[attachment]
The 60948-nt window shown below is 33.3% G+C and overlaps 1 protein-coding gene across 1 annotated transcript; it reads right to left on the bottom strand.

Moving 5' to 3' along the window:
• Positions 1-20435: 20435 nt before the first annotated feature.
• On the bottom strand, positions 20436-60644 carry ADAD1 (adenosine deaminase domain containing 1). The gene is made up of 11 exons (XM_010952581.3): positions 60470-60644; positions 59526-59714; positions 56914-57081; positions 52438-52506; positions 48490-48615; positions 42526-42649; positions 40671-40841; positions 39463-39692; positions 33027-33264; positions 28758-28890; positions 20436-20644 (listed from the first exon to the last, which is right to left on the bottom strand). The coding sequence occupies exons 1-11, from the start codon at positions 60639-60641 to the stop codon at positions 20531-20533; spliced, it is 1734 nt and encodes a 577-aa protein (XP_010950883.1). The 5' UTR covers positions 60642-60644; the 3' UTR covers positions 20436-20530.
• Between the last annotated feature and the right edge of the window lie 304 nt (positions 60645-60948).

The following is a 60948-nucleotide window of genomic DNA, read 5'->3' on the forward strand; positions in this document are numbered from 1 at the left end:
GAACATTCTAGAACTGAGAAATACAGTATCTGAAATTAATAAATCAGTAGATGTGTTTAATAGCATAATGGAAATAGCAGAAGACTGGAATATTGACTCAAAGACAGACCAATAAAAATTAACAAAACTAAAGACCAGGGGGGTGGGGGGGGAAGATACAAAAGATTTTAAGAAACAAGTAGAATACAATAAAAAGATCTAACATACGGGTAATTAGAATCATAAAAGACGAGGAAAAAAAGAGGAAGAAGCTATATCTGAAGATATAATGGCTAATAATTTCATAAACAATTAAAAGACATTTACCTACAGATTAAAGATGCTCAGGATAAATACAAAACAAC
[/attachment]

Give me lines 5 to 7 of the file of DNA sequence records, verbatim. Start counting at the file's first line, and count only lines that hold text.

• Between the last annotated feature and the right edge of the window lie 304 nt (positions 60645-60948).

The following is a 60948-nucleotide window of genomic DNA, read 5'->3' on the forward strand; positions in this document are numbered from 1 at the left end:
GAACATTCTAGAACTGAGAAATACAGTATCTGAAATTAATAAATCAGTAGATGTGTTTAATAGCATAATGGAAATAGCAGAAGACTGGAATATTGACTCAAAGACAGACCAATAAAAATTAACAAAACTAAAGACCAGGGGGGTGGGGGGGGAAGATACAAAAGATTTTAAGAAACAAGTAGAATACAATAAAAAGATCTAACATACGGGTAATTAGAATCATAAAAGACGAGGAAAAAAAGAGGAAGAAGCTATATCTGAAGATATAATGGCTAATAATTTCATAAACAATTAAAAGACATTTACCTACAGATTAAAGATGCTCAGGATAAATACAAAACAAC